Primavera Sound – Barcelona, 28th – 30th May 2015

imageIt would be unfair and somewhat hyperbolic to say that Primavera Sound – the Spanish festival that has become a staple of the European festival scene – is experiencing an identity crisis. However, even without considering all the extra-curricular activities held outside of Parc Del Forum, it felt like two festivals operating at the same time: on one side you had an expertly arranged group of stages that offered a wealth of choices from any musical genre you could imagine putting almost every other festival to shame; and on the other you had a behemoth area where the best position to watch your favourite band was available only at a premium, even if said positions were at times painfully under-subscribed.

Ride performed in the latter area. They were ostensibly Primavera´s third annual attempt at ensuring the shoegaze genre remains on life support after Slowdive´s return in 2014 and My Bloody Valentine´s performance in 2013. It’s easy to assume that the Oxford quartet would have been more suitable as a headliner than the two fabled groups that preceded them: Ride’s music is more ‘anthemic’ and their link to lads’ favourites Oasis has ensured they have remained in the mainstream consciousness during their barren years. Alas, their set was a disappointment and never hit the heights of expectations awaiting their return.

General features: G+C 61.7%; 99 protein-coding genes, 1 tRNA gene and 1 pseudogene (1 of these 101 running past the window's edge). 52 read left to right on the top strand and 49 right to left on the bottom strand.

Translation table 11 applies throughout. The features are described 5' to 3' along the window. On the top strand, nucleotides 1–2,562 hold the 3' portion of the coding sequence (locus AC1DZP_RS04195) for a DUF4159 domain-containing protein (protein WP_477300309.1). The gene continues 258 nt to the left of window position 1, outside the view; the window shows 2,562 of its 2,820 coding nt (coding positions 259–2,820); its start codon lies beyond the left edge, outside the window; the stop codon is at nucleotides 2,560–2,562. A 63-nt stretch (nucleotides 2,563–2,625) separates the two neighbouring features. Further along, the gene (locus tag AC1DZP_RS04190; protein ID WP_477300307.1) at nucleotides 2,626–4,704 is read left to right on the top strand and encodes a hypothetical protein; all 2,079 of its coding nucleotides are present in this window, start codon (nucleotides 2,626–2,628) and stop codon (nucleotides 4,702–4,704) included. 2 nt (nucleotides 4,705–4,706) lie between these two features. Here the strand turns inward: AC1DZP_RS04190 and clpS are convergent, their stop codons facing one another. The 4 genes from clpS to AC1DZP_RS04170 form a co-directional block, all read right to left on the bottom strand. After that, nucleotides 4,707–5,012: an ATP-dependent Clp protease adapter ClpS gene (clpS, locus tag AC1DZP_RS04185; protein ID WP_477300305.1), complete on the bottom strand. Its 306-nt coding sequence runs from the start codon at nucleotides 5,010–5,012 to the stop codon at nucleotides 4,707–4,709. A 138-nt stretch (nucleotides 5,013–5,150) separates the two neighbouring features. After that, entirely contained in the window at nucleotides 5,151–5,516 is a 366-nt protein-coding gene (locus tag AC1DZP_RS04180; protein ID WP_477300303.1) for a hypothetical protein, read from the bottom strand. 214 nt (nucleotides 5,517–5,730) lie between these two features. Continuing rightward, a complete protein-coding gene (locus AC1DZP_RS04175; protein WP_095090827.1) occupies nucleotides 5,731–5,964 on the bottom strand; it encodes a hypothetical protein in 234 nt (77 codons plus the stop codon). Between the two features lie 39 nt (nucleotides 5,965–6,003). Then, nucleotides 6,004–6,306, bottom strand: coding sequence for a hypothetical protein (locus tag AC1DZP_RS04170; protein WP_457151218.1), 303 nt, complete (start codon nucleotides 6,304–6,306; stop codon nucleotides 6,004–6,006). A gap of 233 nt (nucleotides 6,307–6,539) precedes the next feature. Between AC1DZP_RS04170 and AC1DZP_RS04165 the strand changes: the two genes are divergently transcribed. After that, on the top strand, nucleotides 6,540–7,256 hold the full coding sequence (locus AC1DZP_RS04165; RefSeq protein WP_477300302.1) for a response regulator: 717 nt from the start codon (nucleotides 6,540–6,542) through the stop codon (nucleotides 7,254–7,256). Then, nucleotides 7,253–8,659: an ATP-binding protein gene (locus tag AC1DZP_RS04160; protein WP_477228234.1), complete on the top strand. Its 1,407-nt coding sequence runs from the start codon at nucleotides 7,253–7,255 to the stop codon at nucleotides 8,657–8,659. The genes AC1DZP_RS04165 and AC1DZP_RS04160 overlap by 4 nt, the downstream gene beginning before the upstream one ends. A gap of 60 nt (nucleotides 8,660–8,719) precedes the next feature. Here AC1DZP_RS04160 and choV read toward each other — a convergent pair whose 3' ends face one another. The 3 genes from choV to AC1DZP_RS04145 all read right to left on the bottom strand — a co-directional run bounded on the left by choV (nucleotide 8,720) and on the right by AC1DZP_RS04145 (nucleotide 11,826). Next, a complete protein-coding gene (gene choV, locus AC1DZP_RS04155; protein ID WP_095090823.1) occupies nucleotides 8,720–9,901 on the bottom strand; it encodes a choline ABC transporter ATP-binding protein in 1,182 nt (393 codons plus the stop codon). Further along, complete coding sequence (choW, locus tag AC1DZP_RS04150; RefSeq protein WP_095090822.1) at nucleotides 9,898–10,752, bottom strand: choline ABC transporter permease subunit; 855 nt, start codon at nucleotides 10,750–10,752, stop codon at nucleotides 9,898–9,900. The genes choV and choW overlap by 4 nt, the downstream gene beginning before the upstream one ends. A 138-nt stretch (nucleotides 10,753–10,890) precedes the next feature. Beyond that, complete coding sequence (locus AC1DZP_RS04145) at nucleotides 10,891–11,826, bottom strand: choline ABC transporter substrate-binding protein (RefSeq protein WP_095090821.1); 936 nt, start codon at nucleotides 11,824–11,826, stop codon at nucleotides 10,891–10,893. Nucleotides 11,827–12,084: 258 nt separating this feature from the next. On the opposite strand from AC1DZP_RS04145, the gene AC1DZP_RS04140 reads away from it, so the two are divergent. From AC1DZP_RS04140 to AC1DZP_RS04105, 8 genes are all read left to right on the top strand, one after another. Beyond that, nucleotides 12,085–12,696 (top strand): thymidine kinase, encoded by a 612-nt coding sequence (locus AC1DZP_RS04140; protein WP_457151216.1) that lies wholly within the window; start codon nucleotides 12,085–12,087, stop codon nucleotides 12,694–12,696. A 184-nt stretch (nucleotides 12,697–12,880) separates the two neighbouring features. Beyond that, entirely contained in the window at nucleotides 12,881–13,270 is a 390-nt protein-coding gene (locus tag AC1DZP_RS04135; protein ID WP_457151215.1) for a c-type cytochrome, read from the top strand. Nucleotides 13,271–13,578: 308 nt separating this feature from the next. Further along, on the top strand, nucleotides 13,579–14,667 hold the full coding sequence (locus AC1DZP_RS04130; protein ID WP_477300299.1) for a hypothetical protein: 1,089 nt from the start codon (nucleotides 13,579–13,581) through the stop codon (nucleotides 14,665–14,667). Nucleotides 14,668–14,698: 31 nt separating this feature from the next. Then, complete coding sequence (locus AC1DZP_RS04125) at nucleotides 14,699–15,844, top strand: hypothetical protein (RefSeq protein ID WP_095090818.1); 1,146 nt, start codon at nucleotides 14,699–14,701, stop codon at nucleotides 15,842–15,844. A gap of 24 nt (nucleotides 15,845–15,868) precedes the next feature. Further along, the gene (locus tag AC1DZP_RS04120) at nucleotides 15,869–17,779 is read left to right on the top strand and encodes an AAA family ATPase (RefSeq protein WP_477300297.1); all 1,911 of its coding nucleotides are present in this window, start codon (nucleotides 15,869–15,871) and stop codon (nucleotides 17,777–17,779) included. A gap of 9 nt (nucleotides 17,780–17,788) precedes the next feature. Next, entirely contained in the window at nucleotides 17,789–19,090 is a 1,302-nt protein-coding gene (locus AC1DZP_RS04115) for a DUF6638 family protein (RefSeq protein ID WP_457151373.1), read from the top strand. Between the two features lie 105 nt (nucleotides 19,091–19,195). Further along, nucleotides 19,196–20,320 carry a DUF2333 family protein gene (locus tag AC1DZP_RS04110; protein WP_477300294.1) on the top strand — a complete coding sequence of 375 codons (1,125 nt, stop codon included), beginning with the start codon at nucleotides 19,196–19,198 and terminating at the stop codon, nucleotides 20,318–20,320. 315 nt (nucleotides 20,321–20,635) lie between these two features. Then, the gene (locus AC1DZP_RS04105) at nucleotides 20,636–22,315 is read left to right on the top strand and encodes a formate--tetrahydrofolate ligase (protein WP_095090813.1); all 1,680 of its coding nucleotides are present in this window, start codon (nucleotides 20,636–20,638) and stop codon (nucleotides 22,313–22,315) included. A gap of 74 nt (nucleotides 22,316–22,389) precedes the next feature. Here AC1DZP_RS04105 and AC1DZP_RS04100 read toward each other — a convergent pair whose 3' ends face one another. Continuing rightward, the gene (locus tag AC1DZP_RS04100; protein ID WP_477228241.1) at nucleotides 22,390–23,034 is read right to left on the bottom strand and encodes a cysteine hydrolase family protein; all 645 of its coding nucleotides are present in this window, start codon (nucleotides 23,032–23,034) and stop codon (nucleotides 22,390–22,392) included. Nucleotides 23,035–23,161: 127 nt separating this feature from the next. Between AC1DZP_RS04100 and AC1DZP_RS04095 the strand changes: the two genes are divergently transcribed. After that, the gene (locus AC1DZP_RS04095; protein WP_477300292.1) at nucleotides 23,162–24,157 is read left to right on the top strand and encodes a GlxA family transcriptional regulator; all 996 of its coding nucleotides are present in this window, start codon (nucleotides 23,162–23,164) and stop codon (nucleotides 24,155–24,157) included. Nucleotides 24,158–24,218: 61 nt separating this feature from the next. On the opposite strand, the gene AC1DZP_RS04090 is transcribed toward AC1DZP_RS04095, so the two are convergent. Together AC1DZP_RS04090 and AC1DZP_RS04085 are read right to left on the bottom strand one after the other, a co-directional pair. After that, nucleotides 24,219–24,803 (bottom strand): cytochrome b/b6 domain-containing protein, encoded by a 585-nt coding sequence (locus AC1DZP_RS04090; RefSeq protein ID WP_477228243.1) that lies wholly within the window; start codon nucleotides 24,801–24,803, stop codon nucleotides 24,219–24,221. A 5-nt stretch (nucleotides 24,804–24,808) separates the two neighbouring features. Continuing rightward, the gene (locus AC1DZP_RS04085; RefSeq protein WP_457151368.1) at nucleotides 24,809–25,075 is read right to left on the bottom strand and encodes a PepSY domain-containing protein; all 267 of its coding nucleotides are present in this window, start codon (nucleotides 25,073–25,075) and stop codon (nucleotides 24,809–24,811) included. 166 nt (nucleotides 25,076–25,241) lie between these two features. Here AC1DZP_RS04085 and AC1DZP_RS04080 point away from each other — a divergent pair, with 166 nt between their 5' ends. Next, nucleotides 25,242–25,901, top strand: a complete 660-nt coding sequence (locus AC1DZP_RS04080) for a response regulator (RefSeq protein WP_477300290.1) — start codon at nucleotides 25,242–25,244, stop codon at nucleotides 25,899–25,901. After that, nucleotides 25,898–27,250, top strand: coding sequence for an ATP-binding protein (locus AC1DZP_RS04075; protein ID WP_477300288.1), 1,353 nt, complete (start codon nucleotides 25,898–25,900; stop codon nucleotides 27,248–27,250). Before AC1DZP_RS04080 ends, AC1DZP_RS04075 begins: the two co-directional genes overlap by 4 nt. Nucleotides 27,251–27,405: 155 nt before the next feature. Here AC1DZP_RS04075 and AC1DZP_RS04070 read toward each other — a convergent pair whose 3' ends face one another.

The Replacements fared much better. With a reputation for performances that tight-rope walked over a pit of catastrophe even at the band’s peak three decades ago, even the most hardened fans had a sense of trepidation as the Minnesota alt-rockers took to the stage; but even considering ill-advised part-covers of The Jackson 5‘s ‘I Want You Back’, Barbie Gay‘s ‘My Boy Lollipop’ and Joy Division‘s ‘Love Will Tear Us Apart’ their set was an absolute phenomenon. Excluding these covers, the closing quartet of ‘Can’t Hardly Wait’, ‘Bastards Of Young’, ‘Left Of The Dial’ and ‘Alex Chilton’ contain more fist-raising hooks than could be found in the entirety of most band’s back catalogue. What makes it so special is that Paul Westenberg and co. seem to be having more fun than ever, and despite the trials and tribulations that have wrought the band’s existence they seem to have found a new peak.

But most of the weekend’s joys were to be found away from the aircraft hanger-sized clearing of the Heineken/Primavera stages. This started with the first act of the festival proper (ignoring the three days of pre-events) – Arthur Russell Instrumentals. Peter Gordon‘s presentation of the sadly-deceased composer/electro-pop pioneer/country singer/acclaimed cellist’s earliest works was a wonder to behold in the Auditori, backed by glorious technicolour visuals and performed with the joy it deserves. At its close Tim Burgess of The Charlatans joined the orchestra to perform one of Russell’s disco numbers. This should have been completely out of place after a (not necessarily traditional) ‘classical’ performance but such is the otherworldly unique identity of Arthur’s music that it fitted perfectly.